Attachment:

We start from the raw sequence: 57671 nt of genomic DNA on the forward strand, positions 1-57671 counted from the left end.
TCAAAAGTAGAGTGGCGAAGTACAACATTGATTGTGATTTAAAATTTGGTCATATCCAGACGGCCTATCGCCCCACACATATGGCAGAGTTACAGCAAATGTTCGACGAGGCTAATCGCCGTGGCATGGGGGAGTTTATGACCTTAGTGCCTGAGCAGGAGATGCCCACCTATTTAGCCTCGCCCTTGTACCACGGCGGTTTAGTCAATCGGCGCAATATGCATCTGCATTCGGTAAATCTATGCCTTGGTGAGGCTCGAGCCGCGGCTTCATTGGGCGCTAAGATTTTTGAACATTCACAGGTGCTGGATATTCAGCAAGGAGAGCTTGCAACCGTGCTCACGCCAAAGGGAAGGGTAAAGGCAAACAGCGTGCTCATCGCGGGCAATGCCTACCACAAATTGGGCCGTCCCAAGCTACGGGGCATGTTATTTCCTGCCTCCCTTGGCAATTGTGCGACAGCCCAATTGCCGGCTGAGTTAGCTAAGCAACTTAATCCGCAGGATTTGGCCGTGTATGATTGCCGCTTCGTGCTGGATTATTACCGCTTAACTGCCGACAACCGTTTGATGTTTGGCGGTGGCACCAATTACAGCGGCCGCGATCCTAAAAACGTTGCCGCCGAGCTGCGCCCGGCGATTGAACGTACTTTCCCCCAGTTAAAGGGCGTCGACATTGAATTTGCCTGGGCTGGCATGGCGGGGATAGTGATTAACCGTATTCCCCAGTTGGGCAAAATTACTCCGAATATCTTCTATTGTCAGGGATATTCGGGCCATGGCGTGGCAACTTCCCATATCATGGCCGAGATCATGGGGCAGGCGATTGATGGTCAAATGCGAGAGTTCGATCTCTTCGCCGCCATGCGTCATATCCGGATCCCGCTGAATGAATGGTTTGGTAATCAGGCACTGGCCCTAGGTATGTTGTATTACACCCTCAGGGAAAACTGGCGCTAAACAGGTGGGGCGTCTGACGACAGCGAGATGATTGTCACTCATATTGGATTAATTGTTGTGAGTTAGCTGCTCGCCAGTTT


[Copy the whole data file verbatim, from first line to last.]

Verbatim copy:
We start from the raw sequence: 57671 nt of genomic DNA on the forward strand, positions 1-57671 counted from the left end.
TCAAAAGTAGAGTGGCGAAGTACAACATTGATTGTGATTTAAAATTTGGTCATATCCAGACGGCCTATCGCCCCACACATATGGCAGAGTTACAGCAAATGTTCGACGAGGCTAATCGCCGTGGCATGGGGGAGTTTATGACCTTAGTGCCTGAGCAGGAGATGCCCACCTATTTAGCCTCGCCCTTGTACCACGGCGGTTTAGTCAATCGGCGCAATATGCATCTGCATTCGGTAAATCTATGCCTTGGTGAGGCTCGAGCCGCGGCTTCATTGGGCGCTAAGATTTTTGAACATTCACAGGTGCTGGATATTCAGCAAGGAGAGCTTGCAACCGTGCTCACGCCAAAGGGAAGGGTAAAGGCAAACAGCGTGCTCATCGCGGGCAATGCCTACCACAAATTGGGCCGTCCCAAGCTACGGGGCATGTTATTTCCTGCCTCCCTTGGCAATTGTGCGACAGCCCAATTGCCGGCTGAGTTAGCTAAGCAACTTAATCCGCAGGATTTGGCCGTGTATGATTGCCGCTTCGTGCTGGATTATTACCGCTTAACTGCCGACAACCGTTTGATGTTTGGCGGTGGCACCAATTACAGCGGCCGCGATCCTAAAAACGTTGCCGCCGAGCTGCGCCCGGCGATTGAACGTACTTTCCCCCAGTTAAAGGGCGTCGACATTGAATTTGCCTGGGCTGGCATGGCGGGGATAGTGATTAACCGTATTCCCCAGTTGGGCAAAATTACTCCGAATATCTTCTATTGTCAGGGATATTCGGGCCATGGCGTGGCAACTTCCCATATCATGGCCGAGATCATGGGGCAGGCGATTGATGGTCAAATGCGAGAGTTCGATCTCTTCGCCGCCATGCGTCATATCCGGATCCCGCTGAATGAATGGTTTGGTAATCAGGCACTGGCCCTAGGTATGTTGTATTACACCCTCAGGGAAAACTGGCGCTAAACAGGTGGGGCGTCTGACGACAGCGAGATGATTGTCACTCATATTGGATTAATTGTTGTGAGTTAGCTGCTCGCCAGTTT